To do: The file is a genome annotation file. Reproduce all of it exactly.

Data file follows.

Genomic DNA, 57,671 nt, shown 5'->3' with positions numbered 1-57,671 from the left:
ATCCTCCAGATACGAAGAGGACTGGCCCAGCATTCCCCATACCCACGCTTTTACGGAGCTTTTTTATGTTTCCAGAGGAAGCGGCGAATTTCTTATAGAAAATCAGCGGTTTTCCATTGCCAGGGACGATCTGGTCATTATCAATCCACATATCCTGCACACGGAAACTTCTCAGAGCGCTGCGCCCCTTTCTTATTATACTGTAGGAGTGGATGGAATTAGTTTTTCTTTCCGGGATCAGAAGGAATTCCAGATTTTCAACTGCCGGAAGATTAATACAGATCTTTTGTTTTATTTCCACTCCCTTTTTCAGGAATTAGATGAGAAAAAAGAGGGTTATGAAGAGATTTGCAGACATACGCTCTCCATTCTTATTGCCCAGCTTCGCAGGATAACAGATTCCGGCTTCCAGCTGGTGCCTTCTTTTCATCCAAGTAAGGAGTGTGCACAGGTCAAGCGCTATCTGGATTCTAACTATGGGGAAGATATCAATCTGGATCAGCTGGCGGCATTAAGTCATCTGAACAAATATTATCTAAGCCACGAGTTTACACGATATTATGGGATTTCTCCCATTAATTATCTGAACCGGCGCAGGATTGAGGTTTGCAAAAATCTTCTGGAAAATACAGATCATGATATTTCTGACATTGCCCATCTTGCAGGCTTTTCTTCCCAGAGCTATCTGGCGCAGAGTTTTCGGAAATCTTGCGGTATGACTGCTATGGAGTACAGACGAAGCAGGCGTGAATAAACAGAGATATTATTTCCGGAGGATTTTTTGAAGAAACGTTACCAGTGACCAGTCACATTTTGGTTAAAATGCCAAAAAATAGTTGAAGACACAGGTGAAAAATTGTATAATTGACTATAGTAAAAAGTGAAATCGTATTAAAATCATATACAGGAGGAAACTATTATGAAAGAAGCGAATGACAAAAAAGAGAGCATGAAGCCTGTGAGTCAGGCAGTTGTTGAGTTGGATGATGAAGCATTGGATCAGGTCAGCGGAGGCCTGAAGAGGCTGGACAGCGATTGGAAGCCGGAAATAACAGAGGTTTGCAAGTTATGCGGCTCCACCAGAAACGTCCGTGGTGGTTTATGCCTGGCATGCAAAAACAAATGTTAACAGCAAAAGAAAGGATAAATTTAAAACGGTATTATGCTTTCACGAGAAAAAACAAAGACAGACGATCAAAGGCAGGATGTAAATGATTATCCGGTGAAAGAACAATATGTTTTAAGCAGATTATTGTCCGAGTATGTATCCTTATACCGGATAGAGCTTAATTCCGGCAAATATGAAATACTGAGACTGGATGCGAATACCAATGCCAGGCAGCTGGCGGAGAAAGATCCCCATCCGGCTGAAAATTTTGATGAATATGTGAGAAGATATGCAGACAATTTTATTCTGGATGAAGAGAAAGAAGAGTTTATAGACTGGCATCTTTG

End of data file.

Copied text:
Genomic DNA, 57,671 nt, shown 5'->3' with positions numbered 1-57,671 from the left:
ATCCTCCAGATACGAAGAGGACTGGCCCAGCATTCCCCATACCCACGCTTTTACGGAGCTTTTTTATGTTTCCAGAGGAAGCGGCGAATTTCTTATAGAAAATCAGCGGTTTTCCATTGCCAGGGACGATCTGGTCATTATCAATCCACATATCCTGCACACGGAAACTTCTCAGAGCGCTGCGCCCCTTTCTTATTATACTGTAGGAGTGGATGGAATTAGTTTTTCTTTCCGGGATCAGAAGGAATTCCAGATTTTCAACTGCCGGAAGATTAATACAGATCTTTTGTTTTATTTCCACTCCCTTTTTCAGGAATTAGATGAGAAAAAAGAGGGTTATGAAGAGATTTGCAGACATACGCTCTCCATTCTTATTGCCCAGCTTCGCAGGATAACAGATTCCGGCTTCCAGCTGGTGCCTTCTTTTCATCCAAGTAAGGAGTGTGCACAGGTCAAGCGCTATCTGGATTCTAACTATGGGGAAGATATCAATCTGGATCAGCTGGCGGCATTAAGTCATCTGAACAAATATTATCTAAGCCACGAGTTTACACGATATTATGGGATTTCTCCCATTAATTATCTGAACCGGCGCAGGATTGAGGTTTGCAAAAATCTTCTGGAAAATACAGATCATGATATTTCTGACATTGCCCATCTTGCAGGCTTTTCTTCCCAGAGCTATCTGGCGCAGAGTTTTCGGAAATCTTGCGGTATGACTGCTATGGAGTACAGACGAAGCAGGCGTGAATAAACAGAGATATTATTTCCGGAGGATTTTTTGAAGAAACGTTACCAGTGACCAGTCACATTTTGGTTAAAATGCCAAAAAATAGTTGAAGACACAGGTGAAAAATTGTATAATTGACTATAGTAAAAAGTGAAATCGTATTAAAATCATATACAGGAGGAAACTATTATGAAAGAAGCGAATGACAAAAAAGAGAGCATGAAGCCTGTGAGTCAGGCAGTTGTTGAGTTGGATGATGAAGCATTGGATCAGGTCAGCGGAGGCCTGAAGAGGCTGGACAGCGATTGGAAGCCGGAAATAACAGAGGTTTGCAAGTTATGCGGCTCCACCAGAAACGTCCGTGGTGGTTTATGCCTGGCATGCAAAAACAAATGTTAACAGCAAAAGAAAGGATAAATTTAAAACGGTATTATGCTTTCACGAGAAAAAACAAAGACAGACGATCAAAGGCAGGATGTAAATGATTATCCGGTGAAAGAACAATATGTTTTAAGCAGATTATTGTCCGAGTATGTATCCTTATACCGGATAGAGCTTAATTCCGGCAAATATGAAATACTGAGACTGGATGCGAATACCAATGCCAGGCAGCTGGCGGAGAAAGATCCCCATCCGGCTGAAAATTTTGATGAATATGTGAGAAGATATGCAGACAATTTTATTCTGGATGAAGAGAAAGAAGAGTTTATAGACTGGCATCTTTG